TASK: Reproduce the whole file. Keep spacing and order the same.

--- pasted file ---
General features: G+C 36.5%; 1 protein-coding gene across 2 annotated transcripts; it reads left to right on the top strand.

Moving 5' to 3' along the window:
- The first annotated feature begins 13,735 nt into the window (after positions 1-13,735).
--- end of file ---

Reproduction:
General features: G+C 36.5%; 1 protein-coding gene across 2 annotated transcripts; it reads left to right on the top strand.

Moving 5' to 3' along the window:
- The first annotated feature begins 13,735 nt into the window (after positions 1-13,735).